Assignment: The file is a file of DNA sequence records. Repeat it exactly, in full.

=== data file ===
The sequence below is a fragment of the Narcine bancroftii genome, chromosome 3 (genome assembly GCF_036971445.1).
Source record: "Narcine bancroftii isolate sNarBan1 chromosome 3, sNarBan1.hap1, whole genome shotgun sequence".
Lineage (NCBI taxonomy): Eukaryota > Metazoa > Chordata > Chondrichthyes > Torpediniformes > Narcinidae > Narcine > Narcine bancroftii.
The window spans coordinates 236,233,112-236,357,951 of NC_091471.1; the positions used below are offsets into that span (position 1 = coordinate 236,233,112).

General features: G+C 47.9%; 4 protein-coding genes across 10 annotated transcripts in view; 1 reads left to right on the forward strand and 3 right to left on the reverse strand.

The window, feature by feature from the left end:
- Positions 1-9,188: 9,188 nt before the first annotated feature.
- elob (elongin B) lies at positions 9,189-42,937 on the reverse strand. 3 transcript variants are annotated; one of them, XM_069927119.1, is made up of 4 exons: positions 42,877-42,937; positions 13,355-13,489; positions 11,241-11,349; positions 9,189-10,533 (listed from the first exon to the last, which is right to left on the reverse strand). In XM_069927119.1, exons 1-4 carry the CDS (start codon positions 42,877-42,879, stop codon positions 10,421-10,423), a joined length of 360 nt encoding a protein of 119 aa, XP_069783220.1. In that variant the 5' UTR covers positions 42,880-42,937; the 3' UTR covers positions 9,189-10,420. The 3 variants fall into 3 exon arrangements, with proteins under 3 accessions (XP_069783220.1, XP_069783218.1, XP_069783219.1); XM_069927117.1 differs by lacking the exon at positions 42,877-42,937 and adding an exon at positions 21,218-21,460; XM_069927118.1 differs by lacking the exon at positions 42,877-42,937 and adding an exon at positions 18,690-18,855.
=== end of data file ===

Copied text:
The sequence below is a fragment of the Narcine bancroftii genome, chromosome 3 (genome assembly GCF_036971445.1).
Source record: "Narcine bancroftii isolate sNarBan1 chromosome 3, sNarBan1.hap1, whole genome shotgun sequence".
Lineage (NCBI taxonomy): Eukaryota > Metazoa > Chordata > Chondrichthyes > Torpediniformes > Narcinidae > Narcine > Narcine bancroftii.
The window spans coordinates 236,233,112-236,357,951 of NC_091471.1; the positions used below are offsets into that span (position 1 = coordinate 236,233,112).

General features: G+C 47.9%; 4 protein-coding genes across 10 annotated transcripts in view; 1 reads left to right on the forward strand and 3 right to left on the reverse strand.

The window, feature by feature from the left end:
- Positions 1-9,188: 9,188 nt before the first annotated feature.
- elob (elongin B) lies at positions 9,189-42,937 on the reverse strand. 3 transcript variants are annotated; one of them, XM_069927119.1, is made up of 4 exons: positions 42,877-42,937; positions 13,355-13,489; positions 11,241-11,349; positions 9,189-10,533 (listed from the first exon to the last, which is right to left on the reverse strand). In XM_069927119.1, exons 1-4 carry the CDS (start codon positions 42,877-42,879, stop codon positions 10,421-10,423), a joined length of 360 nt encoding a protein of 119 aa, XP_069783220.1. In that variant the 5' UTR covers positions 42,880-42,937; the 3' UTR covers positions 9,189-10,420. The 3 variants fall into 3 exon arrangements, with proteins under 3 accessions (XP_069783220.1, XP_069783218.1, XP_069783219.1); XM_069927117.1 differs by lacking the exon at positions 42,877-42,937 and adding an exon at positions 21,218-21,460; XM_069927118.1 differs by lacking the exon at positions 42,877-42,937 and adding an exon at positions 18,690-18,855.